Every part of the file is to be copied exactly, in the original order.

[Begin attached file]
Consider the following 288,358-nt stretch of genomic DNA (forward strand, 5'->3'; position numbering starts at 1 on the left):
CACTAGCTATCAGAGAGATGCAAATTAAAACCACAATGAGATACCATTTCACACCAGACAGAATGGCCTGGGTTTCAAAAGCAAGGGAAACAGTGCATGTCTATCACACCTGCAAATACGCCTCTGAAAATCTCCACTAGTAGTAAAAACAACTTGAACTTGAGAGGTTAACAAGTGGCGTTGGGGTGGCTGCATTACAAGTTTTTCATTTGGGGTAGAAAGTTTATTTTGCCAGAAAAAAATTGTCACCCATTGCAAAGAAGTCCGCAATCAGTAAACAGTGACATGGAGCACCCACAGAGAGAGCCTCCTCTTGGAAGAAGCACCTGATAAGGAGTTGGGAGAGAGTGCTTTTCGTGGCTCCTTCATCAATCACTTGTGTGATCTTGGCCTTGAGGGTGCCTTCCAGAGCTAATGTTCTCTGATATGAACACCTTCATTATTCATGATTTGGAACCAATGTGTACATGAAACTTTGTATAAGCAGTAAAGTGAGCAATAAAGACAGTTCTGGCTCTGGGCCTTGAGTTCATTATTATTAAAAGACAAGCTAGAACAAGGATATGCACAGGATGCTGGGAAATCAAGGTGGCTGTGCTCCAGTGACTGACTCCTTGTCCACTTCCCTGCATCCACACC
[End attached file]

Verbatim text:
Consider the following 288,358-nt stretch of genomic DNA (forward strand, 5'->3'; position numbering starts at 1 on the left):
CACTAGCTATCAGAGAGATGCAAATTAAAACCACAATGAGATACCATTTCACACCAGACAGAATGGCCTGGGTTTCAAAAGCAAGGGAAACAGTGCATGTCTATCACACCTGCAAATACGCCTCTGAAAATCTCCACTAGTAGTAAAAACAACTTGAACTTGAGAGGTTAACAAGTGGCGTTGGGGTGGCTGCATTACAAGTTTTTCATTTGGGGTAGAAAGTTTATTTTGCCAGAAAAAAATTGTCACCCATTGCAAAGAAGTCCGCAATCAGTAAACAGTGACATGGAGCACCCACAGAGAGAGCCTCCTCTTGGAAGAAGCACCTGATAAGGAGTTGGGAGAGAGTGCTTTTCGTGGCTCCTTCATCAATCACTTGTGTGATCTTGGCCTTGAGGGTGCCTTCCAGAGCTAATGTTCTCTGATATGAACACCTTCATTATTCATGATTTGGAACCAATGTGTACATGAAACTTTGTATAAGCAGTAAAGTGAGCAATAAAGACAGTTCTGGCTCTGGGCCTTGAGTTCATTATTATTAAAAGACAAGCTAGAACAAGGATATGCACAGGATGCTGGGAAATCAAGGTGGCTGTGCTCCAGTGACTGACTCCTTGTCCACTTCCCTGCATCCACACC